Here we go again.
A few days ago, County Board Chair Mary Hynes wrote a letter to the Virginia Department of Transportation sounding an optimistic tone on the opportunity to work on HOT lanes inside the beltway on 395. Those lanes were part of the original HOT lanes project proposal in the region, dating back to Democrat administrations of Mark Warner and Tim Kaine in Virginia.
In 2006, then County Board Chairman Chris Zimmerman sent a similar letter to VDOT outlining what sounded like Arlington’s conditional support for HOT lanes on 395. In the letter, he even described the need for a HOT lanes exit at Shirlington — an exit he later vehemently opposed.
The Board seemed to sour on the idea of HOT lanes in general as time moved on. By 2010, the County Board had sued everyone they could think of to stop the HOT lanes from happening. They even sued individual civil servants, requiring them to hire lawyers to defend against the claims. The addition of individuals to the suit drew some of the harshest criticism for it.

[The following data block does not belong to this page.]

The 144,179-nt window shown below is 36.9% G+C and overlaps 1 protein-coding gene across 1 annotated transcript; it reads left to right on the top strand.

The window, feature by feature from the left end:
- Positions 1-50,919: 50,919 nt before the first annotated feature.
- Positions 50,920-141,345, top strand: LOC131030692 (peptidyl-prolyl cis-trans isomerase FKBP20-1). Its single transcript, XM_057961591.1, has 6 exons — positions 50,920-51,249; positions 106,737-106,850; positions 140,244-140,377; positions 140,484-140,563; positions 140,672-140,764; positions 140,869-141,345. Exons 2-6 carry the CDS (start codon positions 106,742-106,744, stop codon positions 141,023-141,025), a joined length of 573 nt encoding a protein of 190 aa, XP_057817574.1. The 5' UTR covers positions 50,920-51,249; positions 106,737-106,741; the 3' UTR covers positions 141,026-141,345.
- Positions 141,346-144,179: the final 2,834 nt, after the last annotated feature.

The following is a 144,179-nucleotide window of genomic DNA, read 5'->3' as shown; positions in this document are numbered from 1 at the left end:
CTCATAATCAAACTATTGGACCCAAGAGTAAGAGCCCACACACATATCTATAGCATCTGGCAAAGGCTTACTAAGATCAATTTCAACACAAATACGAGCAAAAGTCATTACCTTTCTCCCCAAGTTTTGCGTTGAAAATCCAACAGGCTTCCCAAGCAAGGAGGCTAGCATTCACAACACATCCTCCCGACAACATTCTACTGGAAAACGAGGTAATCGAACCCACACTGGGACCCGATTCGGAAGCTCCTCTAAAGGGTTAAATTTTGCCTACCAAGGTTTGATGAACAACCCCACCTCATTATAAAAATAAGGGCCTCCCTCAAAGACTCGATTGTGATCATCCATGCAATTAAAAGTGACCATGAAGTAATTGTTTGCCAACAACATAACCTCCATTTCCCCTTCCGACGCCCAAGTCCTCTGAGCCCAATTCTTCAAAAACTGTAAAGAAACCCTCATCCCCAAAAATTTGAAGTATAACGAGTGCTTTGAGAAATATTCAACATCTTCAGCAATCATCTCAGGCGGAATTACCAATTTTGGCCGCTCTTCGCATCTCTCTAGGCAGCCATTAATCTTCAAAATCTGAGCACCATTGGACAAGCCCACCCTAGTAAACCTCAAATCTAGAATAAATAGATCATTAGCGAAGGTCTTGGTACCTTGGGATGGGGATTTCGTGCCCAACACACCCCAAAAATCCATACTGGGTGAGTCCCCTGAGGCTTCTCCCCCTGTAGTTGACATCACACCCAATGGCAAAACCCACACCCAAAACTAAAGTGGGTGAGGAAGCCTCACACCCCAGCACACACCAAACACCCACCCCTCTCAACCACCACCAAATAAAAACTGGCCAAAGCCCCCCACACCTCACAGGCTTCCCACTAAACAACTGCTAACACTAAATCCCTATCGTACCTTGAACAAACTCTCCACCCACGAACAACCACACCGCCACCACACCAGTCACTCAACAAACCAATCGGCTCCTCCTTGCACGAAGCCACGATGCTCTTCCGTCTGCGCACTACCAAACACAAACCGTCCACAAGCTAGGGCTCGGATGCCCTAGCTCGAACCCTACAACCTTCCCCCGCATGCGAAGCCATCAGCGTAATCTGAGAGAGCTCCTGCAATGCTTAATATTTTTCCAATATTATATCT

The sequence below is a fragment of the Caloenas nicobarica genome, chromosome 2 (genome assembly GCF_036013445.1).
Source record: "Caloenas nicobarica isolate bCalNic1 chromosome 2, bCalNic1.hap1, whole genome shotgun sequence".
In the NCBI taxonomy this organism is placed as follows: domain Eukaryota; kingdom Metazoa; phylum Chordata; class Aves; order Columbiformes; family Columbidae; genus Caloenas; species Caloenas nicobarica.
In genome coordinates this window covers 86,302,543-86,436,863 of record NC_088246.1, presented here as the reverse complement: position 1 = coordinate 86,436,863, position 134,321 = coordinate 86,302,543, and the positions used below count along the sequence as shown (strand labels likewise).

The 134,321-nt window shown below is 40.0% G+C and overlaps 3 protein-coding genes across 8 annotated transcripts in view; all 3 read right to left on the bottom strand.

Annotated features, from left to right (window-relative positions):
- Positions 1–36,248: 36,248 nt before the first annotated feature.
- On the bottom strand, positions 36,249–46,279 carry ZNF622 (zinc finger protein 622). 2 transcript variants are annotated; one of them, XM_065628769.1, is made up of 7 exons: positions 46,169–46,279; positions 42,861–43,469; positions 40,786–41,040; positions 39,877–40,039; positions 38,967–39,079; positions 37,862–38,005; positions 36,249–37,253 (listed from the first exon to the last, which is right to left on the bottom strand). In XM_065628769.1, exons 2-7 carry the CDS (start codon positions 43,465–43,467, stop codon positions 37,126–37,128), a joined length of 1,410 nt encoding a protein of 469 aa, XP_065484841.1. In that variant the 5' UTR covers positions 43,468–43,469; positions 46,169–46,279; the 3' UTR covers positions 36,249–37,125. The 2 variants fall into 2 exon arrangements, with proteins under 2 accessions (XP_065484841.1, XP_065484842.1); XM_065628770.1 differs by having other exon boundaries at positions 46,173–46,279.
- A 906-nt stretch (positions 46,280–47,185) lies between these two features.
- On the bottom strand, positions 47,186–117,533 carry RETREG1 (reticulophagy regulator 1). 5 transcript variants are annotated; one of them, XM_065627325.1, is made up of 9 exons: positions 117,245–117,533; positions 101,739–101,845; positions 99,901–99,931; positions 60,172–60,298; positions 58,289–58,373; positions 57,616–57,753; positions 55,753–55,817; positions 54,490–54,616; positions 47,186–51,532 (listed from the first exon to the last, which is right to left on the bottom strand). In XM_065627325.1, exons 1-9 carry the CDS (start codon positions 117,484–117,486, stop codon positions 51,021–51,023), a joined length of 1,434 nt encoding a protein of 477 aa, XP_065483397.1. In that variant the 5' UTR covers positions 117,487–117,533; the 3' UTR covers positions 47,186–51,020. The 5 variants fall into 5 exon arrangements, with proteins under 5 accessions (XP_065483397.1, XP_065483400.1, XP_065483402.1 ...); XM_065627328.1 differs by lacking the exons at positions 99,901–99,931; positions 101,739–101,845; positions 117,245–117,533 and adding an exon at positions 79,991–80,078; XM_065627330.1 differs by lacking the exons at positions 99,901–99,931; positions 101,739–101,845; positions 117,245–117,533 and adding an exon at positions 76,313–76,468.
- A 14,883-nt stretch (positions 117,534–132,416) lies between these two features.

Eventually, an exasperated VDOT announced they were abandoning plans for the project inside the beltway. But, Arlington taxpayers paid around $2 million for outside counsel to file and pursue lawsuit before the County Board dropped it.
If you work at VDOT, you may be feeling like Charlie Brown staring at the football in Lucy’s hands wondering if it will be pulled away just as you start to kick it. You may also be wondering if you may some day be a defendant in a lawsuit.
Regardless of where you stand on the issue of adding a lane in each direction, you have to wonder what path the Board is really heading down now. Is the Board actually serious about finding a way to add this lane of traffic? Are some of the demands in the letter actually impossible for VDOT to meet?
What are the chances the Board, with two new members about to join, balk again later in the process? And would the Board spend $2 million or more to sue again if they didn’t like what Governor McAuliffe’s administration decided?
Only time will tell. At the very least, let’s hope they can work it out without handing taxpayers another $2 million legal bill.